Every 2 hours a torniquet is left in place, the patient’s prognosis becomes more serious until 6 hours, when amputation is typically recommended. Successful removal of a tourniquet often requires corrective surgical intervention to stop the hemorrhage. In a survival ordeal, the tools available to stop bleeding may be very limited and their use often requires substantial medical training to achieve a desirable outcome.

Tip #14: Add McNett CamoForm® Tape

I learned about this tip from 2-part U.S.A.F. issue individual survival kits. CamoForm® is far better 3M® Coban® for survival use. For one thing, Coban® and similar self-adherent medical tapes don’t store well in survival kits, especially those carried in pockets because it fuses to itself when it gets crushed, can’t be reused, and must be cut off. If the roll gets crushed before it gets used, it’s useless.

CamoForm®, on the other hand can be used and reused, is multiuse, and can be used to apply direct pressure to wounds to control bleeding.

A packable survival medical kit stored in a water-resistant RunOff packing cube (small), carried in a lightweight MOLLE survival kit pouch by Survival Metrics

Tip #15: Pack Your Survival Medical Kit in a Water-resistant Pouch or Case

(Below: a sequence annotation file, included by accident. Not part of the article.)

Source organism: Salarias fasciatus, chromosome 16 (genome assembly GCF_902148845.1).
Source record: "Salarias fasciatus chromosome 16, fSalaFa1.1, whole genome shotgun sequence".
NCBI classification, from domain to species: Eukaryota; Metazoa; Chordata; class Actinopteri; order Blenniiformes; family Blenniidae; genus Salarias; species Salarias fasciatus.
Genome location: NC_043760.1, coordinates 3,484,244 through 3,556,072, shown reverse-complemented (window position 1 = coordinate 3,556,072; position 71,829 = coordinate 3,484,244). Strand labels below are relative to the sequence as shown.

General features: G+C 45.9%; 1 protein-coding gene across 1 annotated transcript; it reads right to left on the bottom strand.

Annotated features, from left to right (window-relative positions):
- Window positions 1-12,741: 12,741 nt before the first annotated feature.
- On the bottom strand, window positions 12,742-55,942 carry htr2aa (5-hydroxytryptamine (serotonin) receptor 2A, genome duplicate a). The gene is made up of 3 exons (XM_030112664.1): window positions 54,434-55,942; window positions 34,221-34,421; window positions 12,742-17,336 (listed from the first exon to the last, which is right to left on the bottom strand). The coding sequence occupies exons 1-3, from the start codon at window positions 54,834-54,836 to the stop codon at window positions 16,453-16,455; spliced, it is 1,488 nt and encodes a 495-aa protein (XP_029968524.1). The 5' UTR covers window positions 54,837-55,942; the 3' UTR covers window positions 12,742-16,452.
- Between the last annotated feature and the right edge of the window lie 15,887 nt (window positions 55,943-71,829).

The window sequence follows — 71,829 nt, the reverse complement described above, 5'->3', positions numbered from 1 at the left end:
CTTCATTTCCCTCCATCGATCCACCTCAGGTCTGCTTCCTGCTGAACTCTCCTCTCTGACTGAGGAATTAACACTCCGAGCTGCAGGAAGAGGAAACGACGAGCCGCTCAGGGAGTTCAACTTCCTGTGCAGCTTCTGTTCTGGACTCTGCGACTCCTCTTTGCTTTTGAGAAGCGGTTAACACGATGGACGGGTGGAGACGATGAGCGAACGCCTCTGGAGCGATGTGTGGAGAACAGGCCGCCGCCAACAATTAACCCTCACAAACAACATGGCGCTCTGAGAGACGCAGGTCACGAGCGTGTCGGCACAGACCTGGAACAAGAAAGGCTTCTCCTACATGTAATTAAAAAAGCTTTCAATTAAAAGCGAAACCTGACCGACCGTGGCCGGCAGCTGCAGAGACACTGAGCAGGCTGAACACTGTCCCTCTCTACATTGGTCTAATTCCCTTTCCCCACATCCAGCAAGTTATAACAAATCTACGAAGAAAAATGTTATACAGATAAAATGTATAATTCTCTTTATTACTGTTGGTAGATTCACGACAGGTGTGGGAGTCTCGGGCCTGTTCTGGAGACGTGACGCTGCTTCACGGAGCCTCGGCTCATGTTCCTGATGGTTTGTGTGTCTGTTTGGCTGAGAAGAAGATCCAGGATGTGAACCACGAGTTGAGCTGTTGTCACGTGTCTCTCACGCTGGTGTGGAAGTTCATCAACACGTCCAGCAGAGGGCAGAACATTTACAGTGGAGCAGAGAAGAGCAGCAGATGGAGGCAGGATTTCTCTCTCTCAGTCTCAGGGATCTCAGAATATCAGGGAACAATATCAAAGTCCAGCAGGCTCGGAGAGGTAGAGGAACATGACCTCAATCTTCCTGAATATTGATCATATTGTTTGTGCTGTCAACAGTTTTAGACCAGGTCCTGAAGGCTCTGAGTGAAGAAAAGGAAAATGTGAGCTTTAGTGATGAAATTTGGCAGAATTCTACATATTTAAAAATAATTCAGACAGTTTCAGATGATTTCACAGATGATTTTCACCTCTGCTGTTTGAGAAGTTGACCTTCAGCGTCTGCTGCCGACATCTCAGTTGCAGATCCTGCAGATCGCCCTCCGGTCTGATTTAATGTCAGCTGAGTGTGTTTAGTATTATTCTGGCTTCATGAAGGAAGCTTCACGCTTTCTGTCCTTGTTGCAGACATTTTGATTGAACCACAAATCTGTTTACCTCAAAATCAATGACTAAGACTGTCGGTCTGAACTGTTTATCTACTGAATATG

A survival medical kit will not help much if the contents get wet or the kit sinks and is lost.

Tip #16: Add Oral Rehydration Salts, Graduated Plastic Bag, Antiemetic, Antidiarrheal

Dehydration is difficult to avoid in many survival ordeals and can create an emergency within the emergency. Any disaster that disrupts power typically also disrupts the city water supply. Earthquakes and increased demand on a city’s fire hydrants in large fires can both stir up sediment in the water system, resulting in muddy water at the taps.

Drinking contaminated water results in waterborne illness, which in turn causes nausea, diarrhea, or both, accelerating dehydration, which is usually the cause of death due to waterborne illness. Antidiarrheals and antiemetic medication can often help prevent or slow fluid loss from diarrhea and vomiting. Used in combination with oral rehydration therapy with oral rehydration salts (ORS), they can help restore fluids, salts, and electrolytes.